Publication 2369

Kordeš U. (2005) A peaceful coexistence of epistemologies – philosophy from the constructivist’s point of view. Kybernetes 34(1/2): 295–305. Fulltext at https://cepa.info/2369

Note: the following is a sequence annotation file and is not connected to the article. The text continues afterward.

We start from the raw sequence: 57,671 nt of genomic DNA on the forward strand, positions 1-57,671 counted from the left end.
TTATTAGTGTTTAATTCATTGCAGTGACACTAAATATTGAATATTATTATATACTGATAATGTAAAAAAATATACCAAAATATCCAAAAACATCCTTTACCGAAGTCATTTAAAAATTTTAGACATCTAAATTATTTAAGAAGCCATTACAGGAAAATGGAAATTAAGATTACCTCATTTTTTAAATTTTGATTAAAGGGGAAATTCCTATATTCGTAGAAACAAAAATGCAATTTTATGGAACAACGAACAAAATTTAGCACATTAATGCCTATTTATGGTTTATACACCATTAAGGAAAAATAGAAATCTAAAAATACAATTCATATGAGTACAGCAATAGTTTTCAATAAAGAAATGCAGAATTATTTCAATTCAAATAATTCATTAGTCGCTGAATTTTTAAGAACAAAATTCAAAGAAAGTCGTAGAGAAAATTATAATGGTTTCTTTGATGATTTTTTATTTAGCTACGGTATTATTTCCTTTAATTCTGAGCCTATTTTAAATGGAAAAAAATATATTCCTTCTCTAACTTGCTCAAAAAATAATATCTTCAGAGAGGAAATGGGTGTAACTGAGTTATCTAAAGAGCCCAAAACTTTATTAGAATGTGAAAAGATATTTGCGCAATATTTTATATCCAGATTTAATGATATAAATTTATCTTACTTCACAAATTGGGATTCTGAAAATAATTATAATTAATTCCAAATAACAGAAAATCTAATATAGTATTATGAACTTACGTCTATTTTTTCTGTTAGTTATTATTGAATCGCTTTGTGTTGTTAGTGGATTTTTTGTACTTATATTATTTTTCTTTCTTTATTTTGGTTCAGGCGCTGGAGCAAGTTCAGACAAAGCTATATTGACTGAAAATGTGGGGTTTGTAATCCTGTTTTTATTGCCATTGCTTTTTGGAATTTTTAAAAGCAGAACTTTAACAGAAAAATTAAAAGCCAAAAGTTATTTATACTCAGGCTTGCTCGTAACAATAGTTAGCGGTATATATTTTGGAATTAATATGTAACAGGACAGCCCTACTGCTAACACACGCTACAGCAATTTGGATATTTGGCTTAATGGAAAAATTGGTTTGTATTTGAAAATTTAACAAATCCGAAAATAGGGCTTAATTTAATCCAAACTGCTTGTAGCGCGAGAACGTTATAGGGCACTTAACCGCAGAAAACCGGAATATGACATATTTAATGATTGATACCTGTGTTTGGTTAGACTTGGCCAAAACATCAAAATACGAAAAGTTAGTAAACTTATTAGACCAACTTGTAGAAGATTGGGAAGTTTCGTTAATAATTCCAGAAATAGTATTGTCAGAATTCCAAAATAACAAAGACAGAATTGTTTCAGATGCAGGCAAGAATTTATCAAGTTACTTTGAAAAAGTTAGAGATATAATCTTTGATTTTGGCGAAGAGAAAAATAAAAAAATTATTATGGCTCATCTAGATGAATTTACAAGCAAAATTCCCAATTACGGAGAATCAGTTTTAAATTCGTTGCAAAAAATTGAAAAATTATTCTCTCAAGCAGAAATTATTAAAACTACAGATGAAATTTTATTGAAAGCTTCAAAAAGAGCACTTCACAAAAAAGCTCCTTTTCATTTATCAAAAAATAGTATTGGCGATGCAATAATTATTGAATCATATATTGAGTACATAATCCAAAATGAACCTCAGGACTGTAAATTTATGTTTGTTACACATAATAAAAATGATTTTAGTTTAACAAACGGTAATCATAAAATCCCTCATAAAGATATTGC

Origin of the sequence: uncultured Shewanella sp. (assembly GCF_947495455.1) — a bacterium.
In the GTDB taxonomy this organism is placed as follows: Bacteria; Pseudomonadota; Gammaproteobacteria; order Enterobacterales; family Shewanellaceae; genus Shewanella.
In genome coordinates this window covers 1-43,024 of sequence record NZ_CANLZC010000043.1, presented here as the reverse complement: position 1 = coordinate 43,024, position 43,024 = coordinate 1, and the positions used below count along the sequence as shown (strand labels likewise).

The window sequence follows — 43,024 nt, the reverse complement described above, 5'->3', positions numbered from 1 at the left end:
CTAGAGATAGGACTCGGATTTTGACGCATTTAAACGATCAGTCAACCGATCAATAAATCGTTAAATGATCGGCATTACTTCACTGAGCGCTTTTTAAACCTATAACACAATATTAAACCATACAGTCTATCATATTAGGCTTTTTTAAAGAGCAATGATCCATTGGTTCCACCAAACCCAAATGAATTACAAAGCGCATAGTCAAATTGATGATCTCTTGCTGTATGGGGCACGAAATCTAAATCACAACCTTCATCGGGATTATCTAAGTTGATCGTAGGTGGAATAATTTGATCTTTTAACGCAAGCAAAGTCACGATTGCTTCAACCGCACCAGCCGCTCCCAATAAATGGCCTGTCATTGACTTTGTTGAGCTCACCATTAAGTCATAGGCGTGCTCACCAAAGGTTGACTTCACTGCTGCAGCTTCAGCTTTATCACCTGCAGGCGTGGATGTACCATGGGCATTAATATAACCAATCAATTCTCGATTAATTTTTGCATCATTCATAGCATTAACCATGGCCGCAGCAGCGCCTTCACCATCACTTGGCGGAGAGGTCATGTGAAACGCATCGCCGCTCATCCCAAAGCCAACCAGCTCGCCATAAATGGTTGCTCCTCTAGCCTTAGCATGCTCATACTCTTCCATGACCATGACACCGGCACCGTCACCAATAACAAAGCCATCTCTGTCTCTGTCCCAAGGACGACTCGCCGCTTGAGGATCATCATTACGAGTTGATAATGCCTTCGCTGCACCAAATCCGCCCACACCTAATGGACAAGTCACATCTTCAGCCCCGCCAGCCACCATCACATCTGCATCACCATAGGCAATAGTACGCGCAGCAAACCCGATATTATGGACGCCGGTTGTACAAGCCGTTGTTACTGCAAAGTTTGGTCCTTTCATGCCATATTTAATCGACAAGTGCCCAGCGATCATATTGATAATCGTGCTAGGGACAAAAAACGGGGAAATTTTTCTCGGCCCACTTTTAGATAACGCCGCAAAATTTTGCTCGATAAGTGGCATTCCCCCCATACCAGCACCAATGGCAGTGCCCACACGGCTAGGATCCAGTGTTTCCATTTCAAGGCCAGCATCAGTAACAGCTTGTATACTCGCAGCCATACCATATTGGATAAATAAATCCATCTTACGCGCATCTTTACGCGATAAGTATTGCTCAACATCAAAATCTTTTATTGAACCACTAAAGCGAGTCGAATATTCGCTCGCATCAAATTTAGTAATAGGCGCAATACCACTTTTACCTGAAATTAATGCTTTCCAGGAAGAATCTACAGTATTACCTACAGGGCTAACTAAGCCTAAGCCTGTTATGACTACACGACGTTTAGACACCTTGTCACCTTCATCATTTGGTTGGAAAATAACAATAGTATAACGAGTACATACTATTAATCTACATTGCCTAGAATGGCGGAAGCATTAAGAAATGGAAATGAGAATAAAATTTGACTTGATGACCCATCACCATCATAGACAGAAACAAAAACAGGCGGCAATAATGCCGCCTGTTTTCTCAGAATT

Purpose: To explore possible innovations that constructivism and its epistemological participatory position offer to philosophy, in particular to the age‐old problem of grounding epistemological assumptions. Design/methodology/approach – The paper follows von Foerster’s account of the participatory position as an epistemological stance. It tries to explain why it is called a “position” rather than “insight” or “theory.” Constructivist (participatory) concepts are explored and related to “classical” philosophical debates such as the “Münchhausen trilemma.” In the conclusion the paper sketches possible ways of how to apply the answers of the participatory position to the philosophical discourse. Findings: The paper points at the possibility to go beyond the insurmountable boundaries dividing different epistemological positions one continuously encounters when searching for the appropriate epistemological starting point. As a result, one cannot expect answers to be universally valid. The paper takes that into consideration. It argues that most philosophical attempts are first order changes (revolutions) as they seek truth and exclude alternative views at the same time. Following von Foerster, the paper suggests second order changes that lead from truth to trust. This transition allows a peaceful coexistence of all philosophical systems. Turning from truth (and belief in analytical clarity) to trust and, consequently, from objectivity to responsibility, it may become possible to transcend the epistemological barriers. Originality/value – The paper contributes to finding a possible direction for the future of discourses in philosophy and many humanities in order to overcome the incompetence of philosophy of finding final answers.

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